I’d like to add a personal note to end this week’s post. After five years of working in the NLS Music Section, I recently began a new position here at NLS. I now work as a cataloger, ensuring that BARD and the online Voyager catalog have helpful descriptions of each resource we offer to our patrons. I began cataloging for the Music Section and was surprised by how much I enjoyed it, and I decided I wanted to pursue more cataloging work. This is one of life’s lessons: try something new because you just might like it! I’m happy to continue working in a new role here at NLS and to continue collaborating with my wonderful colleagues in the Music Section. The NLS Music Section is a national treasure and truly one of the most unique music libraries in the world, offering a wide variety of braille music, large-print music, and audio music instruction. If you know anyone who would enjoy and benefit from the NLS Music Section, please have them e-mail [email protected] or call 800-424-8567, extension 2.
If you enjoyed this post, you may also enjoy a series I previously published about Joaquín Rodrigo, the blind Spanish composer who gained international renown in the second half of the 20th century:
- Spain in Song: Rodrigo’s Cuatro Madrigales Amatorios
- Beyond Aranjuez: Solo Guitar Works by Joaquín Rodrigo
- Triumph over Tragedy: The Love Story of Victoria and Joaquín Rodrigo
- Joaquín and Victoria Rodrigo: An Artistic Partnership
If you’d like to learn more about the history of braille music or music education for people who are blind or partially sighted, check out the resources listed below. Please note that all library materials listed below are available to borrow by mail, and some are also available for instant download on BARD. Please contact the Music Section to borrow talking books on digital cartridge or hard copies of braille music and large-print music.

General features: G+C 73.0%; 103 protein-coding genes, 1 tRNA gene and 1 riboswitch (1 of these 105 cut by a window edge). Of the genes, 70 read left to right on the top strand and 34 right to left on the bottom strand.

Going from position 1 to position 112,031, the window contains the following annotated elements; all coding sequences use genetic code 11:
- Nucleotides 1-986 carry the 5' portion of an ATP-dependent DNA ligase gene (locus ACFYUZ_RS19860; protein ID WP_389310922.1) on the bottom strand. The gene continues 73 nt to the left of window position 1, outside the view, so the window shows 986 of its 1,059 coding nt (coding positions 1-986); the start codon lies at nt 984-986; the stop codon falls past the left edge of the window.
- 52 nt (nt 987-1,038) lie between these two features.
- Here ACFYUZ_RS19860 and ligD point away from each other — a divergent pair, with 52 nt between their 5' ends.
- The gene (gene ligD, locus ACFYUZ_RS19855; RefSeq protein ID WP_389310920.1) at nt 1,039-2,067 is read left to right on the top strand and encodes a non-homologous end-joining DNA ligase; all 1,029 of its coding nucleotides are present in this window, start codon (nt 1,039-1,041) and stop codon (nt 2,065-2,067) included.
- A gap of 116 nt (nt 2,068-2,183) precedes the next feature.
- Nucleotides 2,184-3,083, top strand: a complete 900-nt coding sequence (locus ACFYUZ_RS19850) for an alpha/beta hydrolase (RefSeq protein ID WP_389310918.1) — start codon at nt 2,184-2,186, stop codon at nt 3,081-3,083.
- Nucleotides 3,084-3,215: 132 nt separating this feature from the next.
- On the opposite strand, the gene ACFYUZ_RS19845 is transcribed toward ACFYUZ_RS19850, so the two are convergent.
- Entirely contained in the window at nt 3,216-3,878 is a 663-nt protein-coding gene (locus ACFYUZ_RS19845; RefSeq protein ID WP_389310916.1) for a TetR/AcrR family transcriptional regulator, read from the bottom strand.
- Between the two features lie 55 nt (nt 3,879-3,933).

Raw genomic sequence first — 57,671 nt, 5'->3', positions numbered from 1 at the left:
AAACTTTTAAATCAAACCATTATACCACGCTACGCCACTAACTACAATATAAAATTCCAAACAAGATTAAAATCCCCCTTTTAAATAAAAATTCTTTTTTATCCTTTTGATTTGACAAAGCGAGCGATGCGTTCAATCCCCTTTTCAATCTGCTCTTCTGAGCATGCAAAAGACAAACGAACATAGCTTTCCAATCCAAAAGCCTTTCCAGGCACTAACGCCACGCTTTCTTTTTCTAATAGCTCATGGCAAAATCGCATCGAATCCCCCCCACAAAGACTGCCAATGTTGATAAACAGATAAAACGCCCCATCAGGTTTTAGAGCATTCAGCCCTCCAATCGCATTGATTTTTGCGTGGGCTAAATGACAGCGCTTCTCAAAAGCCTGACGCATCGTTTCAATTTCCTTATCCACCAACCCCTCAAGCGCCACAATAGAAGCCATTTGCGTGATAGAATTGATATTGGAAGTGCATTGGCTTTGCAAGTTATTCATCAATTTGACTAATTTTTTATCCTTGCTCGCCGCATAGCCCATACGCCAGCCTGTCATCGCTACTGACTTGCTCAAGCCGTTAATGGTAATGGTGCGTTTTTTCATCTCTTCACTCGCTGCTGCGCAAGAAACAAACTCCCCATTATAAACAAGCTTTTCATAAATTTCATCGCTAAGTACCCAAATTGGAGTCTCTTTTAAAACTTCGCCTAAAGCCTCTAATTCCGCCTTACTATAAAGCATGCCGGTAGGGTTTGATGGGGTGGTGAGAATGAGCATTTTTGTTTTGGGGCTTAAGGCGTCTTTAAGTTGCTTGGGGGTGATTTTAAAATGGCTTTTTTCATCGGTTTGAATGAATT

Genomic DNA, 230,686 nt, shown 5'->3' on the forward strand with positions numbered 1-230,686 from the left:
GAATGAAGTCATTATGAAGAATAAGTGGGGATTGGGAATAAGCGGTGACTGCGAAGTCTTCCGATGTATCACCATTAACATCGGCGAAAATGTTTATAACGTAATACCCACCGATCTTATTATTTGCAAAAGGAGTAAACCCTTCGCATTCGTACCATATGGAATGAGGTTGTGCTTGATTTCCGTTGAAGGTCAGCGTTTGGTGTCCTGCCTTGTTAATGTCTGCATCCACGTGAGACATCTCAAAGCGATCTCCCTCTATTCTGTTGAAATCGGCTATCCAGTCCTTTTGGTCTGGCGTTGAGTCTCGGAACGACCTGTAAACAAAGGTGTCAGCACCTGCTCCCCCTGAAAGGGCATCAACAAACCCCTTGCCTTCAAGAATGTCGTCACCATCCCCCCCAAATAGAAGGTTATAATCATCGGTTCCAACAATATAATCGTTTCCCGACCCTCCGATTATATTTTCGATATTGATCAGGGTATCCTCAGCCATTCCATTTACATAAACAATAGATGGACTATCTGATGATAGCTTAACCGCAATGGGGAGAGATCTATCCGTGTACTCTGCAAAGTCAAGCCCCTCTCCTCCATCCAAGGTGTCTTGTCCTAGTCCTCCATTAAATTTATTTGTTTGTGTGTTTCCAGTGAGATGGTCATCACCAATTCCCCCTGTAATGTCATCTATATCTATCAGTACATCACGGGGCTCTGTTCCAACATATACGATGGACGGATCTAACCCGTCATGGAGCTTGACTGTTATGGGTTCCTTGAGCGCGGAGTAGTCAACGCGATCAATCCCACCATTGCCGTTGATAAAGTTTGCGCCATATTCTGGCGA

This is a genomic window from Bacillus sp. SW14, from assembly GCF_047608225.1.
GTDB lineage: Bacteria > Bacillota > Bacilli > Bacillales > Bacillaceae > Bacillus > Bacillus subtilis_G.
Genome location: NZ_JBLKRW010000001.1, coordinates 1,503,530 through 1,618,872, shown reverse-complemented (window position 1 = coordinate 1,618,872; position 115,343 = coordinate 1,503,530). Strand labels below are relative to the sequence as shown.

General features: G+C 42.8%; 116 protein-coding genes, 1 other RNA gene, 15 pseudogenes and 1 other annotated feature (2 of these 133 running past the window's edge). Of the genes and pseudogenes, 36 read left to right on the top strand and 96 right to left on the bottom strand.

Journey through Braille Music (DBM04274). Produced by the United Kingdom Association for Accessible Formats. Podcast series. Episode 1: History and background of braille music — Episode 2: Music for single line instruments — Episode 3: Vocal music — Episode 4: Keyboard music — Episode 5: Advanced topics — Episode 6: Series summary and available resources.
Braille Authority of North America. Braille Music Code, 2015 (BRM38364)
De Garmo, Mary. Introduction to Braille Music Transcription. 2nd edition, 2005 (BRM34958)
Krolick, Bettye. Dictionary of Braille Music Signs, Revised Edition, 2006 (BRM36087)
Krolick, Bettye. New International Manual of Braille Music Notation, 1996 (BRM29674)
Miller, Harvey Horatio. Music Braille (BRM35795). Excerpted from Braille into the Next Millennium (BR 13188)
Rodenberg, Lewis W. Embossed Music: Its History, Present Status, and Future (BRM30323). Mostly consists of a speech presented at the convention of the American Association of Workers for the Blind at Janesville, Wisconsin in 1923. Includes appendix of agencies and persons active in braille music at the time.
De Garmo, Mary. Introduction to Braille Music Transcription. 2nd edition, 2005 (LPM00719)
Krolick, Bettye. Dictionary of Braille Music Signs, 1979 (LPM00428)
Many of our past blog posts elucidate the history of braille music as well as music education for people who are blind or partially sighted:
- Early Braille Music Codes
- New Lessons in Braille History
- Braille, and Haüy, and Howe, Oh My!
- It’s All -Gci1g (Grieg) to Me: American Braille, Part I
- It’s All -gci1g (Grieg) to Me: American Braille, Part II
- Piano Lessons Made-to-Measure: An Interview with Dr. Leslie Jones About Teaching Visually Impaired Students, Part 1
- A Community Music School for Blind and Visually Impaired Students, Part 1
- Aiming Beyond Graduation: Creating Inclusive College Music Courses for Blind and Visually Impaired Students, Part 1
- Thinking About Learning Braille Music? Part I
- Braille Music Transcriber and Renaissance Woman: Karen Gearreald, Part 1
- An Interview with Stephanie Pieck, Part 1
- Discussing Braille Music with Lifetime NLS Patron Linn Sorge, Part 1